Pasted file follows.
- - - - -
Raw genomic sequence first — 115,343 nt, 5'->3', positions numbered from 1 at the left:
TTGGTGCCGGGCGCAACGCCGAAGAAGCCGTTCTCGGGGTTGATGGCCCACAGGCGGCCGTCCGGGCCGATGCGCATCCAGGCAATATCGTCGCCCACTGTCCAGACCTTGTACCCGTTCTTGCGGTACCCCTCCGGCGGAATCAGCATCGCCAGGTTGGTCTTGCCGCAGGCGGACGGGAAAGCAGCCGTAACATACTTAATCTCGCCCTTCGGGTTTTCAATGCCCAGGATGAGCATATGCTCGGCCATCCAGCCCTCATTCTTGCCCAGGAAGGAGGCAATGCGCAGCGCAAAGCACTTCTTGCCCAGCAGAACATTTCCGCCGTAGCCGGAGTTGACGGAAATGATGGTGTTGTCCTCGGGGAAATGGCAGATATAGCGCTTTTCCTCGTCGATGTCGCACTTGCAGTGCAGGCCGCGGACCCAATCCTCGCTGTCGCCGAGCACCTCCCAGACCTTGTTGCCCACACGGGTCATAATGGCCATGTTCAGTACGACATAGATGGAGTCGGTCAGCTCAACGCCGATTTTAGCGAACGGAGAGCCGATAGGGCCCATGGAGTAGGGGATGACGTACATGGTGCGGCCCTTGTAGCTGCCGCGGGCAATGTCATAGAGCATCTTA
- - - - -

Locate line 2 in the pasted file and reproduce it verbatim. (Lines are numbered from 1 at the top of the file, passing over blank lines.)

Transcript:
TTGGTGCCGGGCGCAACGCCGAAGAAGCCGTTCTCGGGGTTGATGGCCCACAGGCGGCCGTCCGGGCCGATGCGCATCCAGGCAATATCGTCGCCCACTGTCCAGACCTTGTACCCGTTCTTGCGGTACCCCTCCGGCGGAATCAGCATCGCCAGGTTGGTCTTGCCGCAGGCGGACGGGAAAGCAGCCGTAACATACTTAATCTCGCCCTTCGGGTTTTCAATGCCCAGGATGAGCATATGCTCGGCCATCCAGCCCTCATTCTTGCCCAGGAAGGAGGCAATGCGCAGCGCAAAGCACTTCTTGCCCAGCAGAACATTTCCGCCGTAGCCGGAGTTGACGGAAATGATGGTGTTGTCCTCGGGGAAATGGCAGATATAGCGCTTTTCCTCGTCGATGTCGCACTTGCAGTGCAGGCCGCGGACCCAATCCTCGCTGTCGCCGAGCACCTCCCAGACCTTGTTGCCCACACGGGTCATAATGGCCATGTTCAGTACGACATAGATGGAGTCGGTCAGCTCAACGCCGATTTTAGCGAACGGAGAGCCGATAGGGCCCATGGAGTAGGGGATGACGTACATGGTGCGGCCCTTGTAGCTGCCGCGGGCAATGTCATAGAGCATCTTA